VAT Italy Guide
Read our guide and find out everything you need to know about VAT in Italy, from registration to filing, and more.
Are you considering a business expansion into Italy? Then now is the perfect time to learn a little bit more about how the Italian VAT system works with our guide. Read on to find out about VAT laws and obligations when trading in Italy.
What is the Italian VAT rate?
Italian VAT (Value Added Tax) is known as Imposta sul Valore Aggiunto (IVA). The standard Italy VAT rate is 22%, but there are also two reduced rates of 10% and 5%, and a super reduced rate of 4%.
Registering for VAT in Italy
The VAT registration threshold for resident businesses in Italy is €85,000. That means any business exceeding this threshold must register for VAT.
From July 1, 2021, all EU member countries began operating under the same distance selling threshold of €10,000. So, if your company’s annual turnover for cross-border trade with an EU country exceeds €10,000, you will need to register for VAT in Italy. You will also have to register if you store products in Italy or participate in an FBA (Fulfilled-by-Amazon) program that includes Italy.
In order to receive an Italian VAT number in Italy, you must fill out and submit a "Declaration of Commencement, Change of Data, or Cessation of Activity" to the Italian Revenue Agency (Agenzia delle Entra). The Declaration must include identification information as well as the sort of activity to be pursued and the location of the business.
Fiscal representation in Italy
It should be noted that non-EU companies selling in Italy will be required to appoint a fiscal representative, who will be jointly liable for the Italian VAT.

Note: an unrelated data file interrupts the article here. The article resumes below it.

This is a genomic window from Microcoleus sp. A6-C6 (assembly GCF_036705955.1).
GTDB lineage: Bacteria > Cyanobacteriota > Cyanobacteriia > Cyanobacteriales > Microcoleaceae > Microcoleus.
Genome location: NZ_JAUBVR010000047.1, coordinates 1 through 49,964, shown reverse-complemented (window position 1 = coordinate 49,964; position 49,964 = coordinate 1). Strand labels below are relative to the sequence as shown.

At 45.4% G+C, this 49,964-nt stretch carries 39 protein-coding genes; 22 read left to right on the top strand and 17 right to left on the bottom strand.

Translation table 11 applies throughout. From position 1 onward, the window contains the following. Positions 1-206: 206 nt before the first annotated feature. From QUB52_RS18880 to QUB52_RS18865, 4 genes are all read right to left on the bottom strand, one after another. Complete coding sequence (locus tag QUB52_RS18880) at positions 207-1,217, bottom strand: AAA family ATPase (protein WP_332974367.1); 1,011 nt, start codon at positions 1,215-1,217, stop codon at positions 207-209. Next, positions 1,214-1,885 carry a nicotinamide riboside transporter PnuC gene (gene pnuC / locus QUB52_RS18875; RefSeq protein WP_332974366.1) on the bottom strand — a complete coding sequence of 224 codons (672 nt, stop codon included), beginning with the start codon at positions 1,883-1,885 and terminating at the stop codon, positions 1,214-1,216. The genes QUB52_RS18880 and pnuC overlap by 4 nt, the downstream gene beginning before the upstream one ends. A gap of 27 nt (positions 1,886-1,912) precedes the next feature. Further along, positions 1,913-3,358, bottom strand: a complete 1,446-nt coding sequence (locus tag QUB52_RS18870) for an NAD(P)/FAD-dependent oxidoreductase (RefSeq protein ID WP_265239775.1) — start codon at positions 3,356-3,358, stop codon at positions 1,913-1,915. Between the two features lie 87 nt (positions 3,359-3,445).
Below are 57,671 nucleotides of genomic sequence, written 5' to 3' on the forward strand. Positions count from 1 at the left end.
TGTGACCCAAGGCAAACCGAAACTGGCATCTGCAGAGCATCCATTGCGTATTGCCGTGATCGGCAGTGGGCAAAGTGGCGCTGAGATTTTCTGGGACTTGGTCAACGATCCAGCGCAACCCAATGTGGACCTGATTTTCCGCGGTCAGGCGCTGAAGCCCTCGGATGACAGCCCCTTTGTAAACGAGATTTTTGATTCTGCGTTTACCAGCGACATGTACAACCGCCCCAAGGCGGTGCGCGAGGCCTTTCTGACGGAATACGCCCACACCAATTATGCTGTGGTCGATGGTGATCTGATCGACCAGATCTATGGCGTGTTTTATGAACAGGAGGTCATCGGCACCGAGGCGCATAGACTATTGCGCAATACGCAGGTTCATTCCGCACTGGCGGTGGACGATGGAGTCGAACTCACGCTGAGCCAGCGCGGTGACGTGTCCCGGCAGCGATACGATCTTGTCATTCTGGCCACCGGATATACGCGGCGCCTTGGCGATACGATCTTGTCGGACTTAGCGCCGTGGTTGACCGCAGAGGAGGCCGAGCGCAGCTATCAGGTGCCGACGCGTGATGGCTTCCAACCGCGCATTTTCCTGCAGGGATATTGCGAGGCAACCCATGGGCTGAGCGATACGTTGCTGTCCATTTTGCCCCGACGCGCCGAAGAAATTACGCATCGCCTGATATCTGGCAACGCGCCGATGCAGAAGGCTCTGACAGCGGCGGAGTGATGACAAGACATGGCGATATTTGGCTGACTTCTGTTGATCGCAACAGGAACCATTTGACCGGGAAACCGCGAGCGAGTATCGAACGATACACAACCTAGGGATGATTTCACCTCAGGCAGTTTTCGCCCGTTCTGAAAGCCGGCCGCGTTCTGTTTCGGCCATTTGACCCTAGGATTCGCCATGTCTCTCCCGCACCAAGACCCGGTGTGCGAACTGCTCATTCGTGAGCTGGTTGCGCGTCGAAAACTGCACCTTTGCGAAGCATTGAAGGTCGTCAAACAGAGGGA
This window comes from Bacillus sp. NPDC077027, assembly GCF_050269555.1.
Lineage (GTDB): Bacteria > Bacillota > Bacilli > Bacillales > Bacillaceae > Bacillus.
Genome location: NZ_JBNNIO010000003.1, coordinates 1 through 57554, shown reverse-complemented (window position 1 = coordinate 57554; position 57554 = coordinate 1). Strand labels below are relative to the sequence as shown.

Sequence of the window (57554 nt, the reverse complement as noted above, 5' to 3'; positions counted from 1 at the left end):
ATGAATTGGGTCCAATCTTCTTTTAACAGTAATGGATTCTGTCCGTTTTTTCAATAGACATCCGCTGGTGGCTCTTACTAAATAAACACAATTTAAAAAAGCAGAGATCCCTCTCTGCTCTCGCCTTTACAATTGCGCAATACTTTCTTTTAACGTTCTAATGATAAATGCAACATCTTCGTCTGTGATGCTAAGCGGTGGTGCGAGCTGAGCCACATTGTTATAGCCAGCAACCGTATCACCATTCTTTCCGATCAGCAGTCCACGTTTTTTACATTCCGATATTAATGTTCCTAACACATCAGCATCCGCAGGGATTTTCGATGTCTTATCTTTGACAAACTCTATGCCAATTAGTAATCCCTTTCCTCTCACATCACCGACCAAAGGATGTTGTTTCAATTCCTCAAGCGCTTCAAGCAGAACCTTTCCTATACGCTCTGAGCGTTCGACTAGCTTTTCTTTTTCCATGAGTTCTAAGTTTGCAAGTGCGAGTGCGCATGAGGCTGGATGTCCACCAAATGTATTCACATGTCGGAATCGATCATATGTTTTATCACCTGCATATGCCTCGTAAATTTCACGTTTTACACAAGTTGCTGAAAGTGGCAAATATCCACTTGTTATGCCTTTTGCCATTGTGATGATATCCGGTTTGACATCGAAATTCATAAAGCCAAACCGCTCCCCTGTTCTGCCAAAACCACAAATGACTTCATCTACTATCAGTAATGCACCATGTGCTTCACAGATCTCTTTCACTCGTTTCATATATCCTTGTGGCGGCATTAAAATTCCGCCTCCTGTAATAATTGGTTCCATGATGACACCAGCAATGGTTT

Italian VAT return filing and penalties
In Italy, VAT returns must be filed online on a quarterly basis using the Italian Target System via the Comunicazione Liquidazioni Periodiche IVA. Annual returns are compulsory for all companies registered for Italian VAT.
Quarterly VAT returns are due on the last day of each month following the previous tax period, while for annual returns you need to file by April 30th. The VAT due must be paid every month, although businesses with a turnover of €700,000 or less can opt to pay quarterly if they agree to pay a 1% non-refundable surcharge.
The penalty for late filing in Italy is €25 if submitted within 90 days of the deadline and €248 plus up to 240% of the VAT due if after the 90 days. For late payment of Italian VAT, the fine is 30% of the VAT due with 2.5% of interest added every year.
Italian Intrastat declarations
In Italy, both resident and non-resident businesses are required to submit Intrastat returns. The annual threshold for filing an Intrastat return for arrivals is €200,000 with submissions to be made monthly. For dispatches below €50,000, submissions are quarterly, whereas if the threshold exceeds €50,000, submissions must be made monthly.
Reverse charge in Italy
Designed to reduce the need for companies trading across Europe to VAT register, the reverse charge mechanism shifts the responsibility for reporting and paying VAT from the supplier to the recipient of goods or services. In Italy, the reverse charge applies to transactions involving EU cross-border supplies as well as specific industries.